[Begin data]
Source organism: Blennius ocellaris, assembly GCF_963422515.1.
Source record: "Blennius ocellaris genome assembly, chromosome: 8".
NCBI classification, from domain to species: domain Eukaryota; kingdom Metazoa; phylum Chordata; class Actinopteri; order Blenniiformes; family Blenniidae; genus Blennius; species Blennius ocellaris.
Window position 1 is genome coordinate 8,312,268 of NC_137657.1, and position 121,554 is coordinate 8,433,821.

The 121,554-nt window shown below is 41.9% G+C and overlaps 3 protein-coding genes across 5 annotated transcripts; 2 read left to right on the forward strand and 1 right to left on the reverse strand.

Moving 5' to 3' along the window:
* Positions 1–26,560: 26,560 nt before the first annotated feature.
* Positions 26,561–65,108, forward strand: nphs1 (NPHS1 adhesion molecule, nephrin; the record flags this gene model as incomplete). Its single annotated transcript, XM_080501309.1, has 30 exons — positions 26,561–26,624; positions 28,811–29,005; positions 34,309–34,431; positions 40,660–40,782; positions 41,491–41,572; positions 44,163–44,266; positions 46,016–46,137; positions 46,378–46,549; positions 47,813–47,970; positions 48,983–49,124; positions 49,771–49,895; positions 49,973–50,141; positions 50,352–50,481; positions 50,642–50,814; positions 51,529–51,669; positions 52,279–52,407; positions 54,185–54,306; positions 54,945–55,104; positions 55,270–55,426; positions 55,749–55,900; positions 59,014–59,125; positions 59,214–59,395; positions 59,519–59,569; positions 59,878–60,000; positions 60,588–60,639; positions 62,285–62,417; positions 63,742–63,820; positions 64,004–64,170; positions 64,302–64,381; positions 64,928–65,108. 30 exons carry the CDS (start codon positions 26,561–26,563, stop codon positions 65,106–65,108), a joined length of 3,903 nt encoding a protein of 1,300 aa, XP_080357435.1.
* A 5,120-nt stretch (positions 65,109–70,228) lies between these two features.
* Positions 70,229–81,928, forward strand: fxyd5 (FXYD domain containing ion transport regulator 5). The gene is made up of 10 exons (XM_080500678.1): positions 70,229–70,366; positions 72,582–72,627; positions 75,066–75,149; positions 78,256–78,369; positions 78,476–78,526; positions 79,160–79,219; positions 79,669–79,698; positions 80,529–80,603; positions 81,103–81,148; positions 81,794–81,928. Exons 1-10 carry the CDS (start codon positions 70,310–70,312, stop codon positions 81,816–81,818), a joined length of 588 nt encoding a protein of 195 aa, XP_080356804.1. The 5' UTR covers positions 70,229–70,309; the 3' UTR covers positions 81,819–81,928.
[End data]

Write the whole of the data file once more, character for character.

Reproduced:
Source organism: Blennius ocellaris, assembly GCF_963422515.1.
Source record: "Blennius ocellaris genome assembly, chromosome: 8".
NCBI classification, from domain to species: domain Eukaryota; kingdom Metazoa; phylum Chordata; class Actinopteri; order Blenniiformes; family Blenniidae; genus Blennius; species Blennius ocellaris.
Window position 1 is genome coordinate 8,312,268 of NC_137657.1, and position 121,554 is coordinate 8,433,821.

The 121,554-nt window shown below is 41.9% G+C and overlaps 3 protein-coding genes across 5 annotated transcripts; 2 read left to right on the forward strand and 1 right to left on the reverse strand.

Moving 5' to 3' along the window:
* Positions 1–26,560: 26,560 nt before the first annotated feature.
* Positions 26,561–65,108, forward strand: nphs1 (NPHS1 adhesion molecule, nephrin; the record flags this gene model as incomplete). Its single annotated transcript, XM_080501309.1, has 30 exons — positions 26,561–26,624; positions 28,811–29,005; positions 34,309–34,431; positions 40,660–40,782; positions 41,491–41,572; positions 44,163–44,266; positions 46,016–46,137; positions 46,378–46,549; positions 47,813–47,970; positions 48,983–49,124; positions 49,771–49,895; positions 49,973–50,141; positions 50,352–50,481; positions 50,642–50,814; positions 51,529–51,669; positions 52,279–52,407; positions 54,185–54,306; positions 54,945–55,104; positions 55,270–55,426; positions 55,749–55,900; positions 59,014–59,125; positions 59,214–59,395; positions 59,519–59,569; positions 59,878–60,000; positions 60,588–60,639; positions 62,285–62,417; positions 63,742–63,820; positions 64,004–64,170; positions 64,302–64,381; positions 64,928–65,108. 30 exons carry the CDS (start codon positions 26,561–26,563, stop codon positions 65,106–65,108), a joined length of 3,903 nt encoding a protein of 1,300 aa, XP_080357435.1.
* A 5,120-nt stretch (positions 65,109–70,228) lies between these two features.
* Positions 70,229–81,928, forward strand: fxyd5 (FXYD domain containing ion transport regulator 5). The gene is made up of 10 exons (XM_080500678.1): positions 70,229–70,366; positions 72,582–72,627; positions 75,066–75,149; positions 78,256–78,369; positions 78,476–78,526; positions 79,160–79,219; positions 79,669–79,698; positions 80,529–80,603; positions 81,103–81,148; positions 81,794–81,928. Exons 1-10 carry the CDS (start codon positions 70,310–70,312, stop codon positions 81,816–81,818), a joined length of 588 nt encoding a protein of 195 aa, XP_080356804.1. The 5' UTR covers positions 70,229–70,309; the 3' UTR covers positions 81,819–81,928.